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DOD Activates Civil Reserve Air Fleet (CRAF) for Air Refugee Transport in Afghanistan
The U.S. Department of Defense (DOD) activated the Civil Reserve Air Fleet (CRAF) on Sunday to help air transport from Afghanistan. The order activates 18 planes from six airlines to transport U.S. citizens and personnel, special visa applicants for immigrants and other people "at risk" from the Taliban-controlled country.
The plan calls on American Airlines, Atlas Air, Delta Air Lines and Omni Air to supply three aircraft, United Airlines to send four and Hawaiian Airlines two. The planes will not fly to Kabul, but rather from base stations in neighboring third countries, allowing military planes to focus on operations in and out of the Afghan capital.
18 civilian planes are being operated from six airlines
Under CRAF, commercial carriers retain their civilian identity in accordance with FAA regulations. The order marks the third activation of the program since its establishment under an agreement between DOD and the Department of Commerce in 1951.
The first activation took place in support of Operation Desert Shield and Desert Storm during the First Iraq War, from August 1990 to May 1991. The second activation took place during Operation Iraqi Freedom from February 2002 to June 2003.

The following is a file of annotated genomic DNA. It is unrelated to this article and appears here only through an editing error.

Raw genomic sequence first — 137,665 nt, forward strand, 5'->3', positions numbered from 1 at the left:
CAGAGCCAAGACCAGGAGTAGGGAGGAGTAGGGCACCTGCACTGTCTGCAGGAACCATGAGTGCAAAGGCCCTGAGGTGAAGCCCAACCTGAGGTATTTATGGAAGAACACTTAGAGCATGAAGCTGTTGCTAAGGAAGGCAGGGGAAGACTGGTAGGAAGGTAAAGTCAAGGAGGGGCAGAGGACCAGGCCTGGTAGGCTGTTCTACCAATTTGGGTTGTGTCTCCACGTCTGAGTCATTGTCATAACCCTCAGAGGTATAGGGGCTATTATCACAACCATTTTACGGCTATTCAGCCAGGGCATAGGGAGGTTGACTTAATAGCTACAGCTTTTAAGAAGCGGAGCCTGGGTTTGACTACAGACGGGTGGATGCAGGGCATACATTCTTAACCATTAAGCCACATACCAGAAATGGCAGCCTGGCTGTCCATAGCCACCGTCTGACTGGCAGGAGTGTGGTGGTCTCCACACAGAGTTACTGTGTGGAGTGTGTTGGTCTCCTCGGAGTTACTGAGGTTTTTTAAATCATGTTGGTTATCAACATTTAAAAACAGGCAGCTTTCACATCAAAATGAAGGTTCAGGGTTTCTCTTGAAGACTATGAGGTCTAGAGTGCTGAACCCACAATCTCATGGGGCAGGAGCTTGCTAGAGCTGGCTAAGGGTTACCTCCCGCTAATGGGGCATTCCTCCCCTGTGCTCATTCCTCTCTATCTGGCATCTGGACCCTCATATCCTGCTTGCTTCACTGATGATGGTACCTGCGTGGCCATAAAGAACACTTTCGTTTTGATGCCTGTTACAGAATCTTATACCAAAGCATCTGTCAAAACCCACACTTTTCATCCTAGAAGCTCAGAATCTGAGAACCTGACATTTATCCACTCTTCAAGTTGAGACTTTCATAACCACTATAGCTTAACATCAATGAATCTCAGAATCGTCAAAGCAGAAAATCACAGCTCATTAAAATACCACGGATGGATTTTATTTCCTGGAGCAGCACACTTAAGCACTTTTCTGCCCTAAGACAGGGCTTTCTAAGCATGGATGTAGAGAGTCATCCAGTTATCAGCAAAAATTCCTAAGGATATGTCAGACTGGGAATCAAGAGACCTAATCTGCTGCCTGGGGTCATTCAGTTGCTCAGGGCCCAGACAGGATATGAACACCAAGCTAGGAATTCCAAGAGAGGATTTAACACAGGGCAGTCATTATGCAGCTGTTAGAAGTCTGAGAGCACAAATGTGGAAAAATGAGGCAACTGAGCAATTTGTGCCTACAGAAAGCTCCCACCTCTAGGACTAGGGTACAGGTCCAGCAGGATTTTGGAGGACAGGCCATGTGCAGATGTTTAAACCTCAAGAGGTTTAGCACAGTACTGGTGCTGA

The DOD announcement comes three days after the Russian government offered to send civilian planes directly to and from Kabul to support evacuation operations.
The Taliban have denied a series of requests for landing at Kabul's Hamid Karzai International Airport to various applicants, including Ukraine, which sent an Ilyushin Il-76MD military plane to evacuate Ukrainian military and civilians.
The Taliban positioned a series of rapid-fire anti-aircraft guns and missiles around the airport fence to support the flight ban. Taliban authorities make exceptions on a case-by-case basis and exempted the US air force until August 30.
Airlines from other countries have already begun operating charter services to and from locations outside Afghanistan, including Lufthansa, which transported about 130 people from Uzbekistan's capital, Tashkent, on August 18th.
The US and NATO allies have effectively maintained control of the air side of the airport as they strive to coordinate evacuation efforts at a seemingly unpredictable pace by US-led military withdrawal plans.